Download and Install

Download: The JITC patch can only be obtained as patch against UNIX POVRay-3.6.1.
I will neither provide binaries nor port that patch to any other platform. If you want to do so, please contact me.

Source: jitc-patch.diff   [81kb patch diff]
Version:0.4.1   (2004-08-11)
Author:Wolfgang Wieser   (report bugs here)
License:POVRay license (povlegal.doc)

Install: First, patch your POVRay-3.6.1 using patch(1).
Then, run aclocal, autoconf, autoheader and automake (suggested in this order) because some Makefile.am and configure.ac were changed by the patch.
Finally, configure and compile POVRay as usual.

Note that the JITC patch needs the POVRay sources and the build directory (with conf.h) installed at the exact place, so leave the sources and the build dir on your hd. The configure script automatically detects the directories and these are compiled statically into the patched version of POVRay.

Activate: The JITC-patched POVRay should behave exactly like the non-patched. To enable PRT, set the environment variable POV_USE_JITCOMPILER to yes.

Bugs: The patch is highly experimental. If you find any bugs, especially functions for which it does not work correctly, please contact me.

Usage (important)

Using the POVRay with JITC patch should not be any different from using normal POVRay. In order to enable the patch you need to set the environment variable POV_USE_JITCOMPILER to "yes". (Use no env var at all or value "no" to disable). This is done e.g. using the bash(1) via:
export POV_USE_JITCOMPILER="yes"

When having enabled the JIT compiler, it should automatically compile the functions. In case it fails, you should see error messages and POVRay will revert back to the slower built-in POV VM. A successful compile should look like this in the terminal:

Mapping background image

  0:00:00 Rendering line 1 of 120
JIT compiler: g++ -x c++  -pipe -Wno-multichar -O3 -march=athlon-xp
 -malign-double -minline-all-stringops -ffast-math -Wno-multichar
 -funit-at-a-time -fno-rtti -Wno-all -DHAVE_CONFIG_H -nostartfiles
 -shared -I/path/to/povray-3.6.1-modified/source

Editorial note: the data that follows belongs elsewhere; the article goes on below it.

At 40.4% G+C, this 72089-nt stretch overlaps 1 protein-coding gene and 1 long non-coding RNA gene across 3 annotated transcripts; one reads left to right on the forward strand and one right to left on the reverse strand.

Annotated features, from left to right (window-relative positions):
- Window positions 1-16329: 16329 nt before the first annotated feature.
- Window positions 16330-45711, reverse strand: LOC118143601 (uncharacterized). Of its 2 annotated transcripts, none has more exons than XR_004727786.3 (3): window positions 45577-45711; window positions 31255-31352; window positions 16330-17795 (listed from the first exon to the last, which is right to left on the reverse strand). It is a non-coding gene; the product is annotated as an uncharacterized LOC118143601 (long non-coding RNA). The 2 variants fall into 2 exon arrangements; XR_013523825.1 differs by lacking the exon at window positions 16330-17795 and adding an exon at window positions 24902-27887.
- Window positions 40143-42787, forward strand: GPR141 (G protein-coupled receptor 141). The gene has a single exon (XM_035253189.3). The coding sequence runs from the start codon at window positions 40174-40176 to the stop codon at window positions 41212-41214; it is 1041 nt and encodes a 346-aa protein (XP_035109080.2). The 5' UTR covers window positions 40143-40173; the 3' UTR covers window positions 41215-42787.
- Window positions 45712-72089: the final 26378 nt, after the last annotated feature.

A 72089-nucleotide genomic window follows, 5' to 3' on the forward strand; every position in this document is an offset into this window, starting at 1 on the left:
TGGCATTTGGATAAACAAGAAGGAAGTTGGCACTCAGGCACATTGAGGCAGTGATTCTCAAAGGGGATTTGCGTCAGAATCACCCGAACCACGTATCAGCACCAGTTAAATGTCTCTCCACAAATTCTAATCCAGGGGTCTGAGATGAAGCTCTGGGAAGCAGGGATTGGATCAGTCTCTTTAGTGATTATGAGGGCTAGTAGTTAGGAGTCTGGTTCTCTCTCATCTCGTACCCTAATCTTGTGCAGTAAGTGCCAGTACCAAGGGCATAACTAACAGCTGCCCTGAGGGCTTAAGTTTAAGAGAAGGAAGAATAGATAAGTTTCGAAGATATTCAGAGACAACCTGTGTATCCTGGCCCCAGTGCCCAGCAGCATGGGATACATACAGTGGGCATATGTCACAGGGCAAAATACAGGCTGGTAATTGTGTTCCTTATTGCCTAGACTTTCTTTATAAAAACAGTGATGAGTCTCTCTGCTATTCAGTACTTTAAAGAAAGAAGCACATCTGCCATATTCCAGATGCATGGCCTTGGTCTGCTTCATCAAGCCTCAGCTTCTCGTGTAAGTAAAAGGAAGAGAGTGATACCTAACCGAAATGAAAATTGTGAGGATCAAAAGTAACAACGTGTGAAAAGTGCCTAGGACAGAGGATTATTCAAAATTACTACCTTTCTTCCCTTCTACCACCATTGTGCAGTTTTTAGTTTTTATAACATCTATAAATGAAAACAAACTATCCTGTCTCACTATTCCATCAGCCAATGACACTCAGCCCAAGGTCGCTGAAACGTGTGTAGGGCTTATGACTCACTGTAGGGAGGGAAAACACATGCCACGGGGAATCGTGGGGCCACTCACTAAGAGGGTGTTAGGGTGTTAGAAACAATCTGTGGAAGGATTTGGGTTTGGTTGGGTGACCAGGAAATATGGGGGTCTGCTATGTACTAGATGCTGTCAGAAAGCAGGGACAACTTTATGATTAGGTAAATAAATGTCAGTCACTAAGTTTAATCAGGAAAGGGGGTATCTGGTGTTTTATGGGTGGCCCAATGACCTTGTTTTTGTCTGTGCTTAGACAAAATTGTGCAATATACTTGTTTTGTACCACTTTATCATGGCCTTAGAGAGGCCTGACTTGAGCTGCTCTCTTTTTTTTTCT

-I/path/to/povray-3.6.1-modified/source/base
 -I/path/to/povray-3.6.1-modified/unix -I/path/to/povray-3.6.1-modified-build
 /tmp/jitcompiler-sjC6aD -o ./jit-0.so
JIT compiler: dlopen(./jit-0.so)... OK
JIT compiler: DL_Lookup.........................................................
..........................................................OK
JIT Compiler (114 functions): success
JIT compiler: VM lookup: POV_JIT_FPU_113 -> 0x40440fe0
JIT compiler: VM lookup: POV_JIT_FPU_76 -> 0x4043ef60
JIT compiler: VM lookup: POV_JIT_FPU_111 -> 0x40440e80
JIT compiler: VM lookup: POV_JIT_FPU_112 -> 0x40440f30
  0:00:04 Rendering line 20 of 120

Especially note the red lines.

Example scenes

Finally, let's look at some examples and benchmarks. All were made using JITC-patched POVRay-3.6 on an idle AthlonXP with 1.47GHz running Linux-2.6 and a graphical display. (The unpatched version of POVRay is called "vanilla" and of course both were compiled with the same compiler using the same options etc.)

Alex Kluchikov's "favourite isosurface" in its original form makes very much use of the POV VM. The relevant code is shown below. It was rendered at 320x320 without anti-aliasing:

Vanilla POVRay:   266 sec   16332263 VM calls  
JITC POVRay: 100 sec 16332263 VM calls speedup: factor 2.66

It is reasonable to expect factor 2.5 for scenes which are dominated by an isosurface of a complicated analytic function without pigment functions.

  Isosurface image [5kb]
// Alex Kluchikov, 2003; mail: klkspa[at]ukr.net, aklk[at]mail.ru
function { #declare MPI=16*pi/3;
 #macro tx() (sqrt(x*x+z*z)-1.5) #end #macro ty() y #end
 #macro ttx() tx()*sin(radialf(x,y,z)*MPI)+ty()*cos(radialf(x,y,z)*MPI) #end
 #macro tty() tx()*cos(radialf(x,y,z)*MPI)-ty()*sin(radialf(x,y,z)*MPI) #end
   pow(pow(ttx()+0.25,2)+pow(tty(),2),1/64)*.33
  +pow(pow(ttx()-0.125,2)+pow(tty()+0.216506350946109661690930793,2),1/64)*.33
  +pow(pow(ttx()-0.125,2)+pow(tty()-0.216506350946109661690930793,2),1/64)*.33
   -.945+sin(radialf(x,y,z)*10*pi)*0.01 }

In contrast, my dry lake topography experiment (at 400x400), which is basically several pigment and built-in functions, sees a much smaller speed-up since most of the isosurface function evaluation time is spent in complicated pigment and built-in (f_noise3d) functions:

Vanilla POVRay:   386 sec   25401640 VM calls  
JITC POVRay: 337 sec 25401640 VM calls speedup: factor 1.15

Hence, it is still faster but "just" by 15%.

  Isosurface image [12kb]
function { y - 0.3
  + (f_noise3d(x/8,0,z/8)-0.5)/2
  - fn_crack_large(x,0,z).grey
  - fn_crack_small(x,0,z).grey/10

Finally, let's try a nontrivial parametric object invented by me. It's actually based on the magnetic field in a cavity and then I played around until this flower-like surface came out. Obviously, the rendering speed is dominated by VM speed for this one. Precomputation at parsing stage was set to 14 (to avoid artifacts).

Vanilla POVRay:   288 sec   192902803 VM calls  
JITC POVRay: 69 sec 192902803 VM calls speedup: factor 4.17
Wow, more than 4 times as fast! Complete POV SDL code: paramflower.pov
  Isosurface image [5kb]
function { u*sin(v+sqrt(u))*(1-0.001*sqrt(u)) }
function { 15*sqrt(pow(sin(m*v+0.1*sqrt(u))*    sin(u*0.5-0.1*sqrt(v))/3, 2)+
                   pow(cos(m*v+0.1*sqrt(u))*m/u*sin(u*0.5-0.1*sqrt(v))/3, 2))
           +sqrt(u)-1/pow(u,3) }
function { u*cos(v+sqrt(u))*(1-0.001*sqrt(u)) }

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Last modified: 2005-03-31 23:09:15